Thursday, February 7, 2013 at 8:48 a.m.
Photo courtesy Walking Shadow Theatre Company
Over the past several years, creators Jon Ferguson and John Heimbuch have created a series of intriguing shows together, including an adaptation of Moby Dick (On the White Whale) and a collection of Santa Claus stories (S. Gunter Klaus and the Story Before).
In 2010, they traveled down to Plainview's Jon Hassler Theater to present The Legend of Sleepy Hollow. Starting this weekend, local audiences will get their chance to see the show. For the pair, it's an opportunity to revisit and improve an old work.
"Plays are never done. You have to sort of abandon them. You get to a point where you say, 'Here we go,'" Ferguson says.
The pair has distinctly different methods of working. Heimbuch's shows are built script up, while Ferguson collaborates with the company to produce his work. In this case, the show started with Washington Irving's tale.
"The story is quite short. We showed up on the first day and went through the original story paragraph by paragraph, and saw what we glommed onto," Heimbuch says.
Those elements were mixed with the inventive force of the original company. Using all of that work as a foundation, Heimbuch was able to craft a script for the piece.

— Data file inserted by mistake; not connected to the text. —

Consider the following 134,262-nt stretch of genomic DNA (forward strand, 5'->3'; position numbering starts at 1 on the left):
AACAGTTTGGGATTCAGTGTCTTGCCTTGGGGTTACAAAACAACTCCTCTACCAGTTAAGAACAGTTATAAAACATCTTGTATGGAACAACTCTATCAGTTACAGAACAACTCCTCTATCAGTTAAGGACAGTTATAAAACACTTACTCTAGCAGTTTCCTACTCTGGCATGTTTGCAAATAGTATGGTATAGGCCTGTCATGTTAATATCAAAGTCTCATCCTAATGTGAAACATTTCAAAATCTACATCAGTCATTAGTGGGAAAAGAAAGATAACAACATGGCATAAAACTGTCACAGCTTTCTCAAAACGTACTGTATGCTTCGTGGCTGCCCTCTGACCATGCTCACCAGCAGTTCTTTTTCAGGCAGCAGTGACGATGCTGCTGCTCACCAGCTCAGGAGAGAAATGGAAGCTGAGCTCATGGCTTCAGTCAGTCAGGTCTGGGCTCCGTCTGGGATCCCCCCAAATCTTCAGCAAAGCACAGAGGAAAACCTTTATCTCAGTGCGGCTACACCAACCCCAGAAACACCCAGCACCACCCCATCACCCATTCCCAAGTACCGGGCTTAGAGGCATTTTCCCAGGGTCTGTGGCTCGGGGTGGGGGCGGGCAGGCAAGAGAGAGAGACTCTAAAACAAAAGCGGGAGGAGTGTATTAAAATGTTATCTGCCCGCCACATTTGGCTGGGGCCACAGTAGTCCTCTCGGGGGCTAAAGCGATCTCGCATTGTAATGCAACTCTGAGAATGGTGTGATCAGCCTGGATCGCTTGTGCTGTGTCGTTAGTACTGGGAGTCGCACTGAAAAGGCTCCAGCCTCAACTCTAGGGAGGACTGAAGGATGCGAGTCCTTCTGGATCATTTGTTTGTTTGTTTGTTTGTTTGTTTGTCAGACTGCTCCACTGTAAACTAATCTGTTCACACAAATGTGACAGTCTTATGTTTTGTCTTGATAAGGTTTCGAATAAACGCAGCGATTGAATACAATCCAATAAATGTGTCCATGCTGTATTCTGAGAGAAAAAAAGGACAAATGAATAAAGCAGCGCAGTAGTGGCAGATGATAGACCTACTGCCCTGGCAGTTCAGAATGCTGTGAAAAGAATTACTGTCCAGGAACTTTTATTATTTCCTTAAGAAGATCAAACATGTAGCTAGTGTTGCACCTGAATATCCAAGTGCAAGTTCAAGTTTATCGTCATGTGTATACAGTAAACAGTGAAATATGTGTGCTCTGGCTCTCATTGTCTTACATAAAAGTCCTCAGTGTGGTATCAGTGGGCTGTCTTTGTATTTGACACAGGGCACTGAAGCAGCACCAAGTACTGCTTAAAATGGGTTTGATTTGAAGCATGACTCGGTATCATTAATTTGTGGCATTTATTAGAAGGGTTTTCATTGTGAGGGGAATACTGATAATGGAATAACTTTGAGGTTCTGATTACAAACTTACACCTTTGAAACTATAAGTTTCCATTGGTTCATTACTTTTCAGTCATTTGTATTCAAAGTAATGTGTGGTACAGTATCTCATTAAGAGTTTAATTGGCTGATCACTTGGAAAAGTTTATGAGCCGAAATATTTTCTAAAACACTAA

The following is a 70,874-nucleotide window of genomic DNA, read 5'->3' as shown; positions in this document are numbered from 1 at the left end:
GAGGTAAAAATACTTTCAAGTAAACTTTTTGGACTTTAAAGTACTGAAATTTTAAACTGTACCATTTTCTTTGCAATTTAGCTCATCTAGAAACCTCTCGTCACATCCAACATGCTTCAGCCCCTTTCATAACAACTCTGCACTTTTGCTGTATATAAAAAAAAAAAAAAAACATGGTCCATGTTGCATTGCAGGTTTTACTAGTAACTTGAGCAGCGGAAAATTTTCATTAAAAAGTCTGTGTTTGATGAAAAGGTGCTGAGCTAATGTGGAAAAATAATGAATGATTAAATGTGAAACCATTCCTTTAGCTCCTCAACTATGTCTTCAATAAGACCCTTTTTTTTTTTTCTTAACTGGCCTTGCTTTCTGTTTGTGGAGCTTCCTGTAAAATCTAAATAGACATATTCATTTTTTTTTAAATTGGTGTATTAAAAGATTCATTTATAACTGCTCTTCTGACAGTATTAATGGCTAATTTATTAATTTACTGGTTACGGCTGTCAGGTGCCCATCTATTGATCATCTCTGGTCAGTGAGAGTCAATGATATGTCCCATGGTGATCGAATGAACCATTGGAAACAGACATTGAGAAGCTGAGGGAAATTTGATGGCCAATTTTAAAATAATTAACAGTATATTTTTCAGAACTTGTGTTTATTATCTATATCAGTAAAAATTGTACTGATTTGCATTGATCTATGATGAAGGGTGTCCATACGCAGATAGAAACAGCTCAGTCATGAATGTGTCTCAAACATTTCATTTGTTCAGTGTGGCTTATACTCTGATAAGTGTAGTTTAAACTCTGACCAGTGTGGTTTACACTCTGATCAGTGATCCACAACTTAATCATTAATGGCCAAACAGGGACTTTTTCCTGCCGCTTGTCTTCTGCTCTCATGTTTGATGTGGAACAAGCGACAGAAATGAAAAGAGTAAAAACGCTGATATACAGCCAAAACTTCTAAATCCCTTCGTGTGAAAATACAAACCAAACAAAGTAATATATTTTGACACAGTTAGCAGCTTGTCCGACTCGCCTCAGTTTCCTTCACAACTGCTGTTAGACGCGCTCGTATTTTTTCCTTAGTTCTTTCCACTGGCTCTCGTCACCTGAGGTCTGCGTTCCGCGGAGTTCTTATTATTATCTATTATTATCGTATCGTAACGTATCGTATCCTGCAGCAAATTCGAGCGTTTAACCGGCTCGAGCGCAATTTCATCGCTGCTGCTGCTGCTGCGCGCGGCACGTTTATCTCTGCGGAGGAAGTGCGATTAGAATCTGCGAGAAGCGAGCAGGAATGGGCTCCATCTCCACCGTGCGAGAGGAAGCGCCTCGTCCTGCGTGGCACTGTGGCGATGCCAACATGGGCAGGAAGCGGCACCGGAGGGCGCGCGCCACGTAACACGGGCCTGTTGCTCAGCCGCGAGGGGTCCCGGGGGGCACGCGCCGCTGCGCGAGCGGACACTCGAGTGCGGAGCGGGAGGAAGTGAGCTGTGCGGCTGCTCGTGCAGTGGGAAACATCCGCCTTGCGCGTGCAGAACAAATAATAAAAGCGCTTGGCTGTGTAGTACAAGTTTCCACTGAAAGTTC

"It was a nice balance," Ferguson says. "It is firmly rooted in the time and the period, but it feels like a modern take on it. It is still in that world, but it has a playfulness that is immediate."
Part of the exploration is not just the tale of Ichabod Crane, Katarina Van Tassel, and the dastardly Brom Bones. It is also an examination of a tight-knit community, and what can happen within its borders. "These are people who have been scared so much in their lives, it is their default emotion," Ferguson says.
"It's not necessarily that the town is full of ghosts. They may have been scaring themselves with the ghost stories," Heimbuch says.
Both believe that performing in Plainview had an impact on the piece. Nestled in southern Minnesota, the town is a 90-minute drive from the cities. Locals to the Twin Cities who wanted to take in the play had to travel over the dark countryside on a winding road.
That atmosphere "is in the tone and design and style of the show. We can't recreate that experience exactly, but there is a certain element of that spookiness," Heimbuch says.
And the appeal? It's pretty simple. "I love ghost stories. I love the idea that there is something in this world just beyond our ability to perceive it or understand it, but we can almost interact with it," Heimbuch says.
Ghost stories "are so much in the mind of the listener. It is so much more active than just watching horror. It is more about the imagination," Ferguson says.
The Legend of Sleepy Hollow
Saturday through March 2
Red Eye Theatre
15 W. 14th St., Minneapolis